Therefore, if God is the same then and now, can we imagine that He would have found it acceptable for the Hebrew people to watch shows that were laced with sex, violence, lying, drugs, alcohol, cursing, taking God’s name in vain, and all other forms of sin? If they were making the right sacrifices and offering the right offerings and taking the right days off of work, then they were good to go, right? God wasn’t too concerned with anything else?
Let’s allow the following OT passages to sink into our hearts for a moment as we realize that even then, God wanted the hearts of the people to be holy, pure, and obedient to His law, loving Him and hating sin—before they sacrificed a thing:
What were they to do?
The prophet Amos gave the same message from God:
Today, likewise, simply attending church, or even serving in the church, does not count for anything if we are not truly rendering our hearts to Him. If He is our Lord and Master, then we live for Him and according to His standard. We do not have the right or the ability to justify our habits that are satiated by the observation of sin. A Christian, in actuality, is one who really is submitted to the Lordship of Jesus Christ—not someone who simply makes the claim in order to sin on purpose, thinking their sin is always excused.
Peter says, “Live as people who are free, not using your freedom as a cover-up for evil, but living as servants of God” (1 Pet 2:16).
Let's also be clear to church leaders: there is no such thing as sanctifying something sinful by preaching or teaching in a way that follows a show in order to pull some self-contrived spiritual parallels out of it. If anything, this just gives Satan a foothold in the church because it forces people to consider the original source in order to understand the parallel. It also makes the object of attention the secular media and not the Word of God. This is an abomination that should not be done in our pulpits or in our homes.
When a movie, show, or book comes out that includes sin, then Christians are obligated to shun it. Paul told the Romans to be “innocent of evil” (16:19) and exhorted the Ephesians to not let there be even a hint of sexual immorality among them, or even on their lips (5:3).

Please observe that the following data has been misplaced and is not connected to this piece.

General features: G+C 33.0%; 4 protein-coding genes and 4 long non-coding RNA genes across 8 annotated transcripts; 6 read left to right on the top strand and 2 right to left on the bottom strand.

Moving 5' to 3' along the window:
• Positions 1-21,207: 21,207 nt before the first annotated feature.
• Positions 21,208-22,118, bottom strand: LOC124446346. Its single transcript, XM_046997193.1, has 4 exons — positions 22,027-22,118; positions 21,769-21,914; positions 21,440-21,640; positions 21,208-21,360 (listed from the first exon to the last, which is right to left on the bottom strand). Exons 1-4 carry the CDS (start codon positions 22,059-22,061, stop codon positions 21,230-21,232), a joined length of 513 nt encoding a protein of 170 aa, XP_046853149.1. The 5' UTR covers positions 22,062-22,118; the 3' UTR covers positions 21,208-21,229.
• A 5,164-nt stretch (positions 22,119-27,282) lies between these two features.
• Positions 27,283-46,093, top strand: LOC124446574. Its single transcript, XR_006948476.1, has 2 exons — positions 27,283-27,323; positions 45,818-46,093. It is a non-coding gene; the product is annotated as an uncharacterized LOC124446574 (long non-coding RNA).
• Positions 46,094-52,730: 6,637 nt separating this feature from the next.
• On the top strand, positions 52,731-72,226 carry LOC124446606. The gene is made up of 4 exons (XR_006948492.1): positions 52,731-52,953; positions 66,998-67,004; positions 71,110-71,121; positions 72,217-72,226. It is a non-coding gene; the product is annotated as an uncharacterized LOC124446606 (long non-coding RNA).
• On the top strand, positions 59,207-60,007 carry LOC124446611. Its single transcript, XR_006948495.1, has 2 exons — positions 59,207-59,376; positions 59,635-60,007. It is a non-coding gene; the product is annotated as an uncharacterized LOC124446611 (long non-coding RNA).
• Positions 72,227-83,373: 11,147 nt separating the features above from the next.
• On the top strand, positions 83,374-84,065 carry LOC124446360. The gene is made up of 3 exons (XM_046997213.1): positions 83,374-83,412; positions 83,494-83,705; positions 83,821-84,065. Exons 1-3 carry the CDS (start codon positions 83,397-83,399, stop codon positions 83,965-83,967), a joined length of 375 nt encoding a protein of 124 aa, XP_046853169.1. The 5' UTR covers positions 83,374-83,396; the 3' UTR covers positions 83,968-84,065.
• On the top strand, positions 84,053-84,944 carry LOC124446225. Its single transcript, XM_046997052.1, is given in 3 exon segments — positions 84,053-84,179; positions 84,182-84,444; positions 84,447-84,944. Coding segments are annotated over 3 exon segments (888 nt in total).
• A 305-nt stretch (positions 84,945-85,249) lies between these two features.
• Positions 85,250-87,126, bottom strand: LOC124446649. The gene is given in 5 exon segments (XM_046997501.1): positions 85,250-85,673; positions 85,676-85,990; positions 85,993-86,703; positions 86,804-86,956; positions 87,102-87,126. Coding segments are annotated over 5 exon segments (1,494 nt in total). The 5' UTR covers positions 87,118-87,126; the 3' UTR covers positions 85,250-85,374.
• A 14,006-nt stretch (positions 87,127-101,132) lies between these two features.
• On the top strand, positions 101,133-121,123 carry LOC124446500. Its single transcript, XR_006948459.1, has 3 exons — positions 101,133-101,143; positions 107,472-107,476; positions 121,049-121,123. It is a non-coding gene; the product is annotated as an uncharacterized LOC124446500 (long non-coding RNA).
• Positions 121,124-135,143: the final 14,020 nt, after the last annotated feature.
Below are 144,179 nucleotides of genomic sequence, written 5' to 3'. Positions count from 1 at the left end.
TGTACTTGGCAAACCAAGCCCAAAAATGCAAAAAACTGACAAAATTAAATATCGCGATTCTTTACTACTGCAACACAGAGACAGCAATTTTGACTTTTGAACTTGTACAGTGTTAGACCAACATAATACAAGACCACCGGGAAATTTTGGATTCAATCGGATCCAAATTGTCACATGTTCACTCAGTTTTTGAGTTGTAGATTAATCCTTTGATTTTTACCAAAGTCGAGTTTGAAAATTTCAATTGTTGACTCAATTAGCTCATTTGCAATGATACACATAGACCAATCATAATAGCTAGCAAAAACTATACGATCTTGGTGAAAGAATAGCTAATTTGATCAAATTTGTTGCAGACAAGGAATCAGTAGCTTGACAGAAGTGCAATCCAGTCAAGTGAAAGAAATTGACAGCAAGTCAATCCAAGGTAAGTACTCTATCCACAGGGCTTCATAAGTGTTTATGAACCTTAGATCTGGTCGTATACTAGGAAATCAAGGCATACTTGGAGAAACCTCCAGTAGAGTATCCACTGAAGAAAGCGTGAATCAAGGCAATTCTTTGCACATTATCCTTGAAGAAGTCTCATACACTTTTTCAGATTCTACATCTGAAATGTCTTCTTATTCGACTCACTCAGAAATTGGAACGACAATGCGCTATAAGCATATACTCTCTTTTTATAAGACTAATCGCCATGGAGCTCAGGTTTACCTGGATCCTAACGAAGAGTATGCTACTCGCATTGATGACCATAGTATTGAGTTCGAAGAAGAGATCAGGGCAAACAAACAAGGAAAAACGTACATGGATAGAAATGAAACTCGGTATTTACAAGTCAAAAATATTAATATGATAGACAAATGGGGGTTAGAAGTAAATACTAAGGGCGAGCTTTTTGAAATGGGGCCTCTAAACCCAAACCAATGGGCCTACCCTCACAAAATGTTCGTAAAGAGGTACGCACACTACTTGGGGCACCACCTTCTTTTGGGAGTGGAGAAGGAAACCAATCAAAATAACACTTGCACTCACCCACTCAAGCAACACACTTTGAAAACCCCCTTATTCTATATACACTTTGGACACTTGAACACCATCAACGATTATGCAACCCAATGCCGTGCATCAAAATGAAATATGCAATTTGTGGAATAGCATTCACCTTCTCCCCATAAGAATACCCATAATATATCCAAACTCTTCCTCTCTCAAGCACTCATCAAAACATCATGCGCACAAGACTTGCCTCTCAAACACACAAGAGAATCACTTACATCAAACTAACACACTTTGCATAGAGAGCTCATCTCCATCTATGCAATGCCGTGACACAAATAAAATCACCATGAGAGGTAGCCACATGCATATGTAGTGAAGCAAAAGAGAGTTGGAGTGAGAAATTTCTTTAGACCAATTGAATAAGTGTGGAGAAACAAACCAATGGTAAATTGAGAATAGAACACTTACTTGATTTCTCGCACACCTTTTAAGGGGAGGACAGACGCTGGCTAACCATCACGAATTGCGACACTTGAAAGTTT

“Understand this, that in the last days there will come times of difficulty. For people will be lovers of self . . . lovers of pleasure rather than lovers of God, having the appearance of godliness, but denying its power. Avoid such people” (2 Tim 3:1–5) (emphasis mine).
We are to be lovers of God and not lovers of pleasure, or ourselves—our own evil desires that produce temptations and sin. Those who really love God will keep His commandments (Jn 14:15) and His commandments are not burdensome (1 Jn 5:3).
Those who are called to be sanctified, holy, set apart, and pure before our holy God cannot, then, simultaneously be entertained by things that are unholy, irreverent, impure and sinful. We must choose what type of person we will be. Will we love God, truly? Or will we pretend that we are Christians who are saved by God when we do not live for God?
“Present your bodies as a living sacrifice, holy and acceptable to God, which is your spiritual worship. Do not be conformed to this world, but be transformed by the renewal of your mind, that by testing you may discern what is the will of God, what is good and acceptable and perfect” (Rom 12:1–2).
How we respond to God and respond to the temptations of sin will speak to whether or not we are really Christians, for only someone who is filled with the Spirit of God will act in a way that honors God. “As you have always obeyed, so now, not only as in my presence but much more in my absence, work out your own salvation with fear and trembling, for it is God who works in you, both to will and to work for his good pleasure” (Phil 2:12–13) (emphasis mine).
Friends, put a stake in the ground. If what you are watching is the acting out of something that is sinful in the eyes of God, then it is sinful for us to be watching that act. If we love God more than the world then our entertainment venues will be severely limited. If we are to be contentious about this then we have no practice.
As the Apostle Paul said, “To the pure, all things are pure, but to the defiled and unbelieving, nothing is pure; but both their minds and their consciences are defiled. They profess to know God, but they deny him by their works. They are detestable, disobedient, unfit for any good work” (Tit 1:15–16) (emphasis mine).
Since we have been called out of darkness and into His marvelous light, let us not partake in any way of the deeds that are associated with darkness; rather:
“Whatever you do, do all to the glory of God” (1 Cor. 10:31).
In His Sovereign Grip,